Seasonal allergies afflict about 8-10% of the entire population, and that’s just the people who actually show up on reports. These are the people who discuss the problem with their doctor, seek allergy relief prescriptions, or otherwise show up on formal reports. An untold number of people experience mild to moderate seasonal allergies, but choose to “soldier through” the symptoms or take over-the-counter medication instead of seeking medical attention.
What this really means is that a lot of people suffer from some form of seasonal allergies. In fact, you might even suffer from seasonal allergies without knowing it. Here are some surprising facts about allergies that you might not know, and that might help shed some light on how to manage those troublesome symptoms.
Fact #1 – the more intense the winter, the worse spring allergies will be
A really nasty, cold winter can kill off all sorts of vegetation. Why, then, does a severe winter mean that spring allergies will be even worse? Because if it’s too cold for trees to bloom at their normal time, they do it at the same time as grasses and other vegetation, and it’s also at the same time that spring melt reveals wet, moldy ground. All of your worst allergy nightmares show up in the air at the exact same time, sending local allergen levels through the roof.
Fact #2 – there are vaccinations for allergies
Okay, so maybe “vaccination” isn’t the best descriptor, but there are shots you can get to reduce your seasonal allergy symptoms. They’re typically only recommended to people with severe allergy symptoms and do take a couple of seasons to take full effect, but most people who have gotten seasonal allergy shots claim that their symptoms are at least reduced. In some cases, they’re completely eliminated.
Fact #3 – no one really knows if raw honey works to inoculate against seasonal allergies
While local raw honey is a common home remedy for seasonal allergies, it may not actually help with all allergies. Specifically, if you’re allergic to certain tree spores, there might not even be any in the honey. There are also no studies that prove that ingesting the pollens that are present in the honey can help reduce seasonal allergy symptoms, though there is anecdotal evidence that it could help with some seasonal allergies, especially spring and summer allergies.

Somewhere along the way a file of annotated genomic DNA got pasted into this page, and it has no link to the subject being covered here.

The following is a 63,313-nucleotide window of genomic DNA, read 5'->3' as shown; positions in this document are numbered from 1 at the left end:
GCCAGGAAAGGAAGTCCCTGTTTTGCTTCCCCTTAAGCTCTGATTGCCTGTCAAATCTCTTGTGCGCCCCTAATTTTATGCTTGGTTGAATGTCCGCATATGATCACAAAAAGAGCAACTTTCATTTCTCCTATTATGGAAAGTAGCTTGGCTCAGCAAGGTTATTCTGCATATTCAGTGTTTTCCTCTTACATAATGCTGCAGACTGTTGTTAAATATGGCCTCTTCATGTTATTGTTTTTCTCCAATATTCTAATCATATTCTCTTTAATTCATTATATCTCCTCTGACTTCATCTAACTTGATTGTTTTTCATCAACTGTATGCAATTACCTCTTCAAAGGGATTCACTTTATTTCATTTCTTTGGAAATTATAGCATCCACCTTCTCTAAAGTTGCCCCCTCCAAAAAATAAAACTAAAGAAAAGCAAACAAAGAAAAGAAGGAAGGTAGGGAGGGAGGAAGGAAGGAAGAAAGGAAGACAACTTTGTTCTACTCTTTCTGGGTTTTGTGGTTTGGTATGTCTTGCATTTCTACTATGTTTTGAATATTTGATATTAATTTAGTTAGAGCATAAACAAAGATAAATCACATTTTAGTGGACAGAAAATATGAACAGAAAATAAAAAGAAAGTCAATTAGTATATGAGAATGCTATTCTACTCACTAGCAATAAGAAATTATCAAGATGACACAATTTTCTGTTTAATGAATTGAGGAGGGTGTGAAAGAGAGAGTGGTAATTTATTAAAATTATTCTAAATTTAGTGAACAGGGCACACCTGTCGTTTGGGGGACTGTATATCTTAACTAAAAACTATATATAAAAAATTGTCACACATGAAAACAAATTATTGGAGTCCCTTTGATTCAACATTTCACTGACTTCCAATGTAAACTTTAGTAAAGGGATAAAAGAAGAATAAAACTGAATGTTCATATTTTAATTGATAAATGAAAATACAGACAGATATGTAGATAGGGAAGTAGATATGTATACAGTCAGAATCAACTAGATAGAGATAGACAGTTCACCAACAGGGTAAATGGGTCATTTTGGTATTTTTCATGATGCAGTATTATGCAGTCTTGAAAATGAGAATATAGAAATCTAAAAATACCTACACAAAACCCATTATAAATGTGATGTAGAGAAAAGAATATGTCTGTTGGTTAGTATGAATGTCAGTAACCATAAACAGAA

Fact #4 – if you move, you might leave your seasonal allergies behind
Seasonal allergies are caused by the dust, mold, pollen, spores and other allergens in the air. You may only be allergic to one or two of them, or you may be allergic to all of them. When you move to a new region, it’s not at all unusual to stop having seasonal allergies. The bad news is, after several seasons in your new home, your body may start reacting to one or more of the new allergens.
Fact #5 – every season has its own set of seasonal allergies
The conversation around seasonal allergies tends to bring images of spring and the world coming back to life, throwing allergens into the air. In fact, seasonal allergies can hit in any season, because each one has its own set of allergies. Winter allergies exist even in the harshest climates, and indoor allergies may change according to humidity and temperature changes.
Overall, seasonal allergy symptoms can range from just annoying to potentially debilitating. While seasonal allergies are rarely life-threatening, they can make it difficult to breathe and speak. If allergies get to the point that they interfere with everyday life, discuss management options with your doctor – nearly all symptoms can be reduced or eliminated in some way with the right treatment.